|Tumlinson Iii, James|
Submitted to: Proceedings of the National Academy of Sciences
Publication Type: Peer Reviewed Journal
Publication Acceptance Date: 9/25/1998
Publication Date: N/A
Citation: Interpretive Summary: When beet armyworm caterpillars chew on corn or cotton leaves the plants emit an odor that attracts natural enemies of the caterpillar pests. These natural enemies, which parasitize the caterpillars, are effective biological control agents. A chemical called volicitin, from the oral secretions of beet armyworm caterpillars, that triggers the plant biochemical mechanisms to produce and emit the attractive odors has been identified and synthesized. Scientists at the Center for Medical, Agricultural and Veterinary Entomology, Gainesville, Florida, have discovered that the caterpillars modify plant derived chemicals to produce volicitin. Ironically, these caterpillar modifications are critical to producing the biologically active chemical that triggers the release of plant volatiles, which in turn attract the natural enemies of the caterpillars. This discovery makes it possible to determine the biochemical enzymes and genetic processes in both the plant and the caterpillar that are activated in this process. With this knowledge it should be possible to develop plants that, when attacked by insect pests, become highly attractive to natural enemies of those pests. This will significantly enhance the effectiveness of biological control methods with insect natural enemies.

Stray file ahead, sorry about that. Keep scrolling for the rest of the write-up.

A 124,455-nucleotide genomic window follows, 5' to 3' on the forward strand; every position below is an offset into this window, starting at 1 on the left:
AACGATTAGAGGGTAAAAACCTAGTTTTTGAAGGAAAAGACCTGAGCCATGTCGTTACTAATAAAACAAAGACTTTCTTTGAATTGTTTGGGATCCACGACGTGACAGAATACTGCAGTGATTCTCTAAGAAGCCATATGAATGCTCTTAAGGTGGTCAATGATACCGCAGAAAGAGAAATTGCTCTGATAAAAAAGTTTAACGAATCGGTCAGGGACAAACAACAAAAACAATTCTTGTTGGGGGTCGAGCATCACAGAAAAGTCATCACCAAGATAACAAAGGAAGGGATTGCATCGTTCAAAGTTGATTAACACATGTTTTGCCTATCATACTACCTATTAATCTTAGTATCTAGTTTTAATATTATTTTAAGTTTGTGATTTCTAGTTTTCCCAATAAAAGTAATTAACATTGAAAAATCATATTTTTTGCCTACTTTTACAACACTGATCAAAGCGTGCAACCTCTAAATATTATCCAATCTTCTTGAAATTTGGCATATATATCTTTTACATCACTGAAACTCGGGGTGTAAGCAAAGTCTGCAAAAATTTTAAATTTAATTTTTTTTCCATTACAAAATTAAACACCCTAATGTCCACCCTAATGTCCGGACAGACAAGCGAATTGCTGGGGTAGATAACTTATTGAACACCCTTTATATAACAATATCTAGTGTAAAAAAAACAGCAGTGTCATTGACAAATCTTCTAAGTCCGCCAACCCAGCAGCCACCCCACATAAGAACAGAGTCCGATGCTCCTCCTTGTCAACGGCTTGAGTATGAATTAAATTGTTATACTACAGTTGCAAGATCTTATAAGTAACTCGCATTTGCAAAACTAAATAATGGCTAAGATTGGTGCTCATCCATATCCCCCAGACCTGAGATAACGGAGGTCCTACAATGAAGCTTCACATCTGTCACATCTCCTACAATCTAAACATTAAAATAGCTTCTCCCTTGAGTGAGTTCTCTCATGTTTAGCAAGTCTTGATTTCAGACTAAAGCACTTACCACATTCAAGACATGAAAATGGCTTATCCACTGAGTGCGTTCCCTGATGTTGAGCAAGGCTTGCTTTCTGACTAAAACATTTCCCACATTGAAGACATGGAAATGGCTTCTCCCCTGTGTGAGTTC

Technical Abstract: The elicitor of plant volatiles, N-(17-hydroxylinolenoyl)-L-glutamine, named volicitin and isolated from beet armyworm caterpillars, is a key component in plant recognition of damage from insect herbivory. Analysis of the oral secretion from beet armyworms that have fed on 13C labeled corn-seedlings established that the fatty acid portion of volicitin is plant derived, whereas the 17-hydroxy and glutamine moieties are added by the caterpillar. Ironically, these insect catalyzed chemical modifications to linolenic acid are critical for the biological activity that triggers the release of plant volatiles, which in turn attract natural enemies of the caterpillar.